Selecting Dekalb® Corn Products for High pH Soils

TRIAL OVERVIEW: 

 

  •  Corn products often respond differently to high pH soils with some being susceptible, some semi-tolerant, and others tolerant in how they respond both in terms of yield and visual appearance. Hybrids that are susceptible usually express iron deficiency chlorosis (IDC) with symptoms including yellow leaves, interveinal chlorosis, and stunted growth. 

  • Key nutrients, including iron, phosphorus, copper, and zinc are tied up in high pH soils.1 A high soil pH for corn is generally classified as having a soil pH of 7.6 or higher and can be caused from either excess calcium carbonate, excess lime, high soluble salt concentration, and/or high nitrate-nitrogen concentration.2 In Western Kansas and Eastern Colorado, excess lime from high calcium carbonate concentrations in the soil parent material is the source of the high pH, which can be found on eroded sidehills and cut areas in fields.     

  • Better product characterization of response to soil pH allows for better product placement to maximize yield potential.

  • The objective of this study was to determine the visual and yield response of corn products to moderate (6.7 to 7.5) and high (7.6+) pH soils.   

 

RESEARCH SITE DETAILS:

Location Burlington, CO Soil pH Range  6.7 to 8.1
Soil Type Silt Loam Harvest Date 10/21/19
Previous Crop Corn
Potential Yield
(bu/acre)230
230
Tillage Type Strip tillage Seeding Rate
(seeds/acre)
30K

 

  • For this trial, a total of 75 different commercial and experimental corn products of varying relative maturities (RMs) were each planted in two separate pH blocks in the same field (See Table 3 for list of additional products). One block has a soil type with a high pH and the other block has a moderate pH: 
    • 42 products had RMs ranging from 103- to 107-day and were grouped as 105 RM  
    • 33 products had RMs ranging from 108- to 113-day and were grouped as 110 RM
  • Ten of these products were DEKALB® brand blend corn products; only the results of the DEKALB products are shown in this report.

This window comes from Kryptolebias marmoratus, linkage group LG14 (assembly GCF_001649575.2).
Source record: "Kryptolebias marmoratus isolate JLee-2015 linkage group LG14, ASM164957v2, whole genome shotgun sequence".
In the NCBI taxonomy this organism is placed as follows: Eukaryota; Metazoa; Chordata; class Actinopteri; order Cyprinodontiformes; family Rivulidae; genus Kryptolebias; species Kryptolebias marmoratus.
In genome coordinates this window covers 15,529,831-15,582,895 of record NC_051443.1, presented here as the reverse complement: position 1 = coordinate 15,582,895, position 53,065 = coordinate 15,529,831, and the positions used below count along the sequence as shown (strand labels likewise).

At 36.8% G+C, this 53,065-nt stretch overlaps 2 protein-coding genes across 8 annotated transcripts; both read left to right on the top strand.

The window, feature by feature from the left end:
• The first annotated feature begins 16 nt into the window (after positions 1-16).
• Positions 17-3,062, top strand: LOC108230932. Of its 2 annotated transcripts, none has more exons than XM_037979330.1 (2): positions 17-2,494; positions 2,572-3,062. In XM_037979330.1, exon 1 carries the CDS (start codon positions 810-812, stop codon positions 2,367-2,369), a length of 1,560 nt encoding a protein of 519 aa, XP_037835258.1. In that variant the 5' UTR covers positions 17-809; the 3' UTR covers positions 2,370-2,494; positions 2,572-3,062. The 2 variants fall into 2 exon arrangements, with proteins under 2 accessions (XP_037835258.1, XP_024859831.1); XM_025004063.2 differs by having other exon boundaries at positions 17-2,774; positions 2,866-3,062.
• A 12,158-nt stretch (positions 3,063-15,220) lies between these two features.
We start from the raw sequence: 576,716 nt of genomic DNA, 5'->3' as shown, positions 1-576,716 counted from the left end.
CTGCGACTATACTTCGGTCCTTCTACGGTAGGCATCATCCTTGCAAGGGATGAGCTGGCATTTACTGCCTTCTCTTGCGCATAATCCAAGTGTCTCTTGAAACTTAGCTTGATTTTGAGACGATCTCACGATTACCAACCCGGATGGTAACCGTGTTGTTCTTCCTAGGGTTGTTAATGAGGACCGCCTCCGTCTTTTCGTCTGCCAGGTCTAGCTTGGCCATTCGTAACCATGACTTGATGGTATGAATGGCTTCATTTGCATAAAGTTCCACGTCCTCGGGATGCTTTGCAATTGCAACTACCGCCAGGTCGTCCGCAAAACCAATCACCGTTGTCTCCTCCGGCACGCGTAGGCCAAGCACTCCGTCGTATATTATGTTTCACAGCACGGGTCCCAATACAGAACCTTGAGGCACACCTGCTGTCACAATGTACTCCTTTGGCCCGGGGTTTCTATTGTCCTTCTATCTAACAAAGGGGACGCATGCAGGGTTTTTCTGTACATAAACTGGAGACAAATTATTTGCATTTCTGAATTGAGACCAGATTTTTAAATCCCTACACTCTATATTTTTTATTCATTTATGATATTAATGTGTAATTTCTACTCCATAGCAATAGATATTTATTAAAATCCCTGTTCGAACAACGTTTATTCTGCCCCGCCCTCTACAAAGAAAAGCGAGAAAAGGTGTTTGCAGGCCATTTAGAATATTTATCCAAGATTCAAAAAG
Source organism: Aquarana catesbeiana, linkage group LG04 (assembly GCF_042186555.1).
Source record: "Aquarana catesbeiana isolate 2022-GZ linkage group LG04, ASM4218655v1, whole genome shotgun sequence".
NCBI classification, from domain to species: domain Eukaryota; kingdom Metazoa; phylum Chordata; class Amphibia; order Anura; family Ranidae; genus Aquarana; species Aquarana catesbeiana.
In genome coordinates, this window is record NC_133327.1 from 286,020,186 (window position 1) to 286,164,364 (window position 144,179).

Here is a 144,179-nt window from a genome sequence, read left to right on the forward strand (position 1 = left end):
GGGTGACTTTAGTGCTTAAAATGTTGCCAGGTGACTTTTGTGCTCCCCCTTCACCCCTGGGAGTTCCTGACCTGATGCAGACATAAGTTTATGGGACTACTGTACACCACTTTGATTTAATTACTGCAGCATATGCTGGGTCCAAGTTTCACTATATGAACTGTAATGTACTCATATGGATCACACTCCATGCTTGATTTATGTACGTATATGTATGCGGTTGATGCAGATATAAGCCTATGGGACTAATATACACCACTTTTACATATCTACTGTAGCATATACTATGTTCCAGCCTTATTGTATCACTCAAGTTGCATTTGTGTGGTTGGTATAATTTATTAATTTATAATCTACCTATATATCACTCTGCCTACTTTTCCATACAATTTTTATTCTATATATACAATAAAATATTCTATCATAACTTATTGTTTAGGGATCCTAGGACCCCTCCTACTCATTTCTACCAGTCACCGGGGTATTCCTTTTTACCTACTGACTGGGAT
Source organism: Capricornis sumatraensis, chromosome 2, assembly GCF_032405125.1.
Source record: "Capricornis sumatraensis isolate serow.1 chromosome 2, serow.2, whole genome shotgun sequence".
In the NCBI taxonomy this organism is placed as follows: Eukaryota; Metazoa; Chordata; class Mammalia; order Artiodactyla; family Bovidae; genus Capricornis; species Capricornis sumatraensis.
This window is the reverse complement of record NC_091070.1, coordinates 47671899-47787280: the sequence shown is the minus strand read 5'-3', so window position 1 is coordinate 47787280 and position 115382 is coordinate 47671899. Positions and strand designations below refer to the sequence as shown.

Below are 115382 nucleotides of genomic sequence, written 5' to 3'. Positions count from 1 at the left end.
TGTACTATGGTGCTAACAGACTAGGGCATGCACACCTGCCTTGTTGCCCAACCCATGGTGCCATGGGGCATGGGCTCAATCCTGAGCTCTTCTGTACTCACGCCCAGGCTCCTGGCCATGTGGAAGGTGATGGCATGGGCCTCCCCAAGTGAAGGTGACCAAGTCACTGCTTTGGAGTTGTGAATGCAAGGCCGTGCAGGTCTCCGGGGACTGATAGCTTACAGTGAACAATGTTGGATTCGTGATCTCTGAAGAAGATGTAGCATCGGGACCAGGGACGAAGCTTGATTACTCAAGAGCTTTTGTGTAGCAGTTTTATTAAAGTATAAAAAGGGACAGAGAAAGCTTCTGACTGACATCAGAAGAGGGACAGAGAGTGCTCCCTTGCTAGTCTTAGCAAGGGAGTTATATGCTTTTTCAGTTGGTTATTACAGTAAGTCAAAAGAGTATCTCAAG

• A visual color rating of the foliage was taken at the V8 and VT growth stage: 
    • very dark green = 2 
    • pale-yellow color = 8 
  • For each pH block, the average yield of each individual product was compared to the average yield of all the products within the RM group. This allowed us to better identify those products which performed above average on the high pH soil. 

  • Trial was replicated: 4 replications in the high pH zone and 4 replications in the moderate pH zone at each location. 

  • Soil pH was determined by grid sampling each trial area at a 1/10th acre density.

 

UNDERSTANDING THE RESULTS

  • In this trial year, the lower than expected yields are attributed to cold, wet soils early in the growing season followed by extensive wind and heat during grain fill.  

  • Across all products tested, the average yield of the 105 RM group was 0.5 bu/acre greater compared to the average yield of the 110 RM group in the high pH block. 

  • On the moderate pH block, the average yield of the 110 RM group was 8.8 bu/acre greater compared to the average yield of the 105 RM group. In optimal growing conditions, longer RM products generally have greater yield potential.   

  • Visual estimations during vegetative stages closely correlated to the yield results (see Tables 1 and 2).

 

WHAT DOES THIS MEAN FOR YOUR FARM?

 

  • The importance of selecting a product able to tolerate high pH soils varies based on soil pH level and the proportion of high pH soil acres in each field.  

  • High pH soils are typically found in areas with eroded top soil and topography changes, which make it difficult to compare yields between neutral and high pH areas of the field. Producers need to keep this in mind while making yield comparisons on their own farm.

  • DEKALB® offers corn products for high pH soils, talk with your local seed representative for more information on product placement with your operation.  

Sources: 

1 National Soil Survey Center. 1998. Soil quality indicators : pH. United States Department of Agriculture Natural Resources Conservation Service. 

2 Ferguson, R.B. 2006. Nutrient management for agronomic crops in Nebraska. EC06-155.


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